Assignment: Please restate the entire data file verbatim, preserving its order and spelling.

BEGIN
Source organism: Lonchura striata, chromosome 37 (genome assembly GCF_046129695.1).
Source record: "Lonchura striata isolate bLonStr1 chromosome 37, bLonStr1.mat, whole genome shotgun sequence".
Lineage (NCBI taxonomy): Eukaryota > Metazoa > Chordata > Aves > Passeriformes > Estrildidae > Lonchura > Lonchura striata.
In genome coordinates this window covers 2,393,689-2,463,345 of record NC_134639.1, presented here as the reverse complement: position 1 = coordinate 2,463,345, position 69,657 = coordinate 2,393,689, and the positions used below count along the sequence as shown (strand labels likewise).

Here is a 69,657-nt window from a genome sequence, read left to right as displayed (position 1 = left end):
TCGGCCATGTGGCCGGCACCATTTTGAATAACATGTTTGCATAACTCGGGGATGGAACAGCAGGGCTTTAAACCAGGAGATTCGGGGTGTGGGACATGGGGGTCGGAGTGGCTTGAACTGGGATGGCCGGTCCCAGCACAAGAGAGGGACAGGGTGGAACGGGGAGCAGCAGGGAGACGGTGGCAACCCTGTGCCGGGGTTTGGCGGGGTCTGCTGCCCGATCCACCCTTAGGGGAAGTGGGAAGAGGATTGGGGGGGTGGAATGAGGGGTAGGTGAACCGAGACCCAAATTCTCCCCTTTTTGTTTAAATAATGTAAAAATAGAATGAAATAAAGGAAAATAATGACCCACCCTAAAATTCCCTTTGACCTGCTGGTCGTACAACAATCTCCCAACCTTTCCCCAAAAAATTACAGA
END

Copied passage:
Source organism: Lonchura striata, chromosome 37 (genome assembly GCF_046129695.1).
Source record: "Lonchura striata isolate bLonStr1 chromosome 37, bLonStr1.mat, whole genome shotgun sequence".
Lineage (NCBI taxonomy): Eukaryota > Metazoa > Chordata > Aves > Passeriformes > Estrildidae > Lonchura > Lonchura striata.
In genome coordinates this window covers 2,393,689-2,463,345 of record NC_134639.1, presented here as the reverse complement: position 1 = coordinate 2,463,345, position 69,657 = coordinate 2,393,689, and the positions used below count along the sequence as shown (strand labels likewise).

Here is a 69,657-nt window from a genome sequence, read left to right as displayed (position 1 = left end):
TCGGCCATGTGGCCGGCACCATTTTGAATAACATGTTTGCATAACTCGGGGATGGAACAGCAGGGCTTTAAACCAGGAGATTCGGGGTGTGGGACATGGGGGTCGGAGTGGCTTGAACTGGGATGGCCGGTCCCAGCACAAGAGAGGGACAGGGTGGAACGGGGAGCAGCAGGGAGACGGTGGCAACCCTGTGCCGGGGTTTGGCGGGGTCTGCTGCCCGATCCACCCTTAGGGGAAGTGGGAAGAGGATTGGGGGGGTGGAATGAGGGGTAGGTGAACCGAGACCCAAATTCTCCCCTTTTTGTTTAAATAATGTAAAAATAGAATGAAATAAAGGAAAATAATGACCCACCCTAAAATTCCCTTTGACCTGCTGGTCGTACAACAATCTCCCAACCTTTCCCCAAAAAATTACAGA